Don't wait until it's too late! Contact our IT experts today to protect your network from phishing attacks and other cyber threats. With our team's knowledge and expertise, you'll gain peace of mind from knowing your digital assets and sensitive data are well-protected. Contact us now to discuss your unique needs and learn how we can help secure your network for a safer digital future.


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Image of a person looking at a laptop computer with a phishing scam alert on the screen.

Security Concerns for Business Owners in the Finance Space: Phishing, Malware and Ransomware Attacks

Businesses in the financial space play an integral role in keeping the economy thriving, so it’s no surprise they’re often the targets of phishing scandals. That is why we've compiled a list of security concerns for business owners in the finance space. Originally coined in 1996 by hackers stealing AOL accounts and passwords, Phishing gets its name from the sport of angling, where e-mail “lures” were set out to “fish” for passwords and financial data from the “sea” of internet users. The “lures” used in phishing attacks are often quite convincing, pretending to be a trusted entity in order to trick the victim into opening an email or text message. Once clicked, that link often leads to malware being installed on the victim’s system as part of a ransomware attack to steal sensitive information. The attackers then use this information to access accounts, make transfers, or commit credit card fraud. Attackers can also sell the information on the black market.


What is Phishing?

Chart displaying phishing scams by industry

Image source: Phish Labs

Phishing attacks can cause devastating losses to businesses in the financial space - including declining market share, financial losses, and the destruction of their reputation and customer trust. In 2021, cybersecurity experts and IT professionals noted a record-breaking increase in cyberattacks. According to Check Point Research, cyberattacks increased 50% year-over-year, with an estimated 30,000 websites hacked every day. In their Cost of a Data Breach Report 2021, Ponemon Institute and IBM noted a 10% increase in the average total cost of a data breach; increasing from $3.86 million to $4.24. This is the highest average total cost of a data breach ever recorded in the 17-year history of the report.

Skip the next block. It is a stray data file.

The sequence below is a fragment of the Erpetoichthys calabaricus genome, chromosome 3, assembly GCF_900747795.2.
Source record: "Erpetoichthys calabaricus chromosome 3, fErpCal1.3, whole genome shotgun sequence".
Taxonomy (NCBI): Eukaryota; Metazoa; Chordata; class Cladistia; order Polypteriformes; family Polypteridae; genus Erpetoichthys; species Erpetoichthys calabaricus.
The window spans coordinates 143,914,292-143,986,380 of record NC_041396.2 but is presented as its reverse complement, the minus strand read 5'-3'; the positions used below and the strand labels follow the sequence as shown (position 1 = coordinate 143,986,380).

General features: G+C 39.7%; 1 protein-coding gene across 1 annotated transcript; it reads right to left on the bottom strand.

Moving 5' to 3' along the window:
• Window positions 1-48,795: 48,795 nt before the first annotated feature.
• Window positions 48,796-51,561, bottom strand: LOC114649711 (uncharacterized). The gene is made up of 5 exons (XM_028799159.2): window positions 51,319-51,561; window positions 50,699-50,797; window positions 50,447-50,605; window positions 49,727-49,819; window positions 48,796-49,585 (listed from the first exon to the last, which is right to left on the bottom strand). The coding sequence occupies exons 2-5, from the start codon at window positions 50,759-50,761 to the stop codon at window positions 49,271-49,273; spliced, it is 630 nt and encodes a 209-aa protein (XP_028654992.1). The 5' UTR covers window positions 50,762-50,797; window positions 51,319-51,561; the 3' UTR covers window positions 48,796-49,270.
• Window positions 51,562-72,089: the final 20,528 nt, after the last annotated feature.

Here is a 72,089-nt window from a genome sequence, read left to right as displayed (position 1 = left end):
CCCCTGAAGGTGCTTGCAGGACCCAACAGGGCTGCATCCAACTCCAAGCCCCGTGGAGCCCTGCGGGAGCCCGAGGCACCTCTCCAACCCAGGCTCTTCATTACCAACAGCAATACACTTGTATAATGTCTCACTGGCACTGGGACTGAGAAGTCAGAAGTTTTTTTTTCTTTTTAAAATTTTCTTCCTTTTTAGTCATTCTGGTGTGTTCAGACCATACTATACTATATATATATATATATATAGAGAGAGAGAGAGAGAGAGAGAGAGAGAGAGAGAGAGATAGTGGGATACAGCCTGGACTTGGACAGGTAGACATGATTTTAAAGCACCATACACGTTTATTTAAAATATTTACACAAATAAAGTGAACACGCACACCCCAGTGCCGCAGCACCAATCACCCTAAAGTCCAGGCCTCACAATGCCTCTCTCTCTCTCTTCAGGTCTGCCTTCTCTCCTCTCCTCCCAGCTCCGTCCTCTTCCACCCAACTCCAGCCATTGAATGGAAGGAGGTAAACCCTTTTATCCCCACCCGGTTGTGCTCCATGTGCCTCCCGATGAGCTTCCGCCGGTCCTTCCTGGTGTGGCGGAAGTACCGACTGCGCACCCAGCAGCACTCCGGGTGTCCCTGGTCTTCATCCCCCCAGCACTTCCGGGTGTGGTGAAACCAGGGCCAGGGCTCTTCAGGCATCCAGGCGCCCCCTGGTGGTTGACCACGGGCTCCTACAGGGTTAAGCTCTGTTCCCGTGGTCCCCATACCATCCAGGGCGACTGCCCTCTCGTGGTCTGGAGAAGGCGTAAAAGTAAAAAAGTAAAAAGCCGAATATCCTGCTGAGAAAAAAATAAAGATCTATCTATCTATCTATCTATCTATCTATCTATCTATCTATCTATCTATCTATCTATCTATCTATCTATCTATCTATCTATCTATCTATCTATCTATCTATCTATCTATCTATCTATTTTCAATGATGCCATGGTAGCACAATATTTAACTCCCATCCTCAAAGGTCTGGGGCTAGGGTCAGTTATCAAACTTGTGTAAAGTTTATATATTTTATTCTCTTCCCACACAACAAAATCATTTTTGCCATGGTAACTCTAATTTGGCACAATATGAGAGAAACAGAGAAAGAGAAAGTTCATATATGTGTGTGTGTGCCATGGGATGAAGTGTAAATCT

When compared with other industries, at 41% the financial sector is the target of most phishing crimes, followed by social networking services (19%), and email services (17%). As the number, intensity, and variety of these cyberattacks continue to increase in 2022. Cybercriminals devise new strategies for launching sophisticated attacks. So, how can the financial industry protect itself?


What is BullPhish ID?

One of the best ways to help your financial company protect itself against phishing attacks is by educating your staff. BullPhish ID is one of the best tools to help your company accomplish that task. Upwards of 90% of all company security breaches aren’t caused by hackers, malware, or viruses; they’re caused by employees falling for phishing scams. BullPhish ID for MSPs is a cloud-based anti-phishing and educational tool that can help protect your company from phishing scams, while also training your employees to recognize phishing attacks and understand how to respond to them. The platform allows your business to deliver simulated security threats and phishing incidents in order to help educate and test your employees.


Pub 4557

Another way to protect your financial institution is to ensure you’re compliant with Pub 4557. This regulation provides the minimum requirements for electronic storage of records, including email. That means that your company must implement physical, technical, and administrative safeguards for storing and transmitting member information. While this compliance is important from a security standpoint, it’s also required by law.


How Can an MSP Protect Against Phishing Attacks?

Phishing scams can be truly devastating to your financial institution. The best defense against attacks is a strong offense. Working with an industry-leading Managed Service Provider (MSP) like Intuitive Networks means we can help alleviate your unique pain points - such as protecting against phishing attacks. Our business is centered around providing your financial institution with peace of mind, knowing that your company is protected. Whether you’re looking to protect your business against cyberattacks, or are interested in enhancing your infrastructure, our team of IT professionals is here to help!